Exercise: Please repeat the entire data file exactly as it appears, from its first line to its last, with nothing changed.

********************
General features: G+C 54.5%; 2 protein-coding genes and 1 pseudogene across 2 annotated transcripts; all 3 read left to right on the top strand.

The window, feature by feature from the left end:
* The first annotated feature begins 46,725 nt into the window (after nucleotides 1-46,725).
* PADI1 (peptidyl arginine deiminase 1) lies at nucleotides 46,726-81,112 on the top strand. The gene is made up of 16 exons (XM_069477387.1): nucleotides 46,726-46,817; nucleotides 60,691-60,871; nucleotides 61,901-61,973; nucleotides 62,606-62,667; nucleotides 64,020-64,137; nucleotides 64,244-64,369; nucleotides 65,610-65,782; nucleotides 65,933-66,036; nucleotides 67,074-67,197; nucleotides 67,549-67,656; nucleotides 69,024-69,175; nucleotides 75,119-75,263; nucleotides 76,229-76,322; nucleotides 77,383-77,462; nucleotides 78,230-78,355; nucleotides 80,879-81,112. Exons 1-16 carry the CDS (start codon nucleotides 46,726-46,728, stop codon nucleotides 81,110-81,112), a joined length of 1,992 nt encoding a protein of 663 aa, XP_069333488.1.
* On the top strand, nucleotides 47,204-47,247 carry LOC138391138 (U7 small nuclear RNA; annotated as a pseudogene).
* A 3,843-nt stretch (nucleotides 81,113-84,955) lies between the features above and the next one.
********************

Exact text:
General features: G+C 54.5%; 2 protein-coding genes and 1 pseudogene across 2 annotated transcripts; all 3 read left to right on the top strand.

The window, feature by feature from the left end:
* The first annotated feature begins 46,725 nt into the window (after nucleotides 1-46,725).
* PADI1 (peptidyl arginine deiminase 1) lies at nucleotides 46,726-81,112 on the top strand. The gene is made up of 16 exons (XM_069477387.1): nucleotides 46,726-46,817; nucleotides 60,691-60,871; nucleotides 61,901-61,973; nucleotides 62,606-62,667; nucleotides 64,020-64,137; nucleotides 64,244-64,369; nucleotides 65,610-65,782; nucleotides 65,933-66,036; nucleotides 67,074-67,197; nucleotides 67,549-67,656; nucleotides 69,024-69,175; nucleotides 75,119-75,263; nucleotides 76,229-76,322; nucleotides 77,383-77,462; nucleotides 78,230-78,355; nucleotides 80,879-81,112. Exons 1-16 carry the CDS (start codon nucleotides 46,726-46,728, stop codon nucleotides 81,110-81,112), a joined length of 1,992 nt encoding a protein of 663 aa, XP_069333488.1.
* On the top strand, nucleotides 47,204-47,247 carry LOC138391138 (U7 small nuclear RNA; annotated as a pseudogene).
* A 3,843-nt stretch (nucleotides 81,113-84,955) lies between the features above and the next one.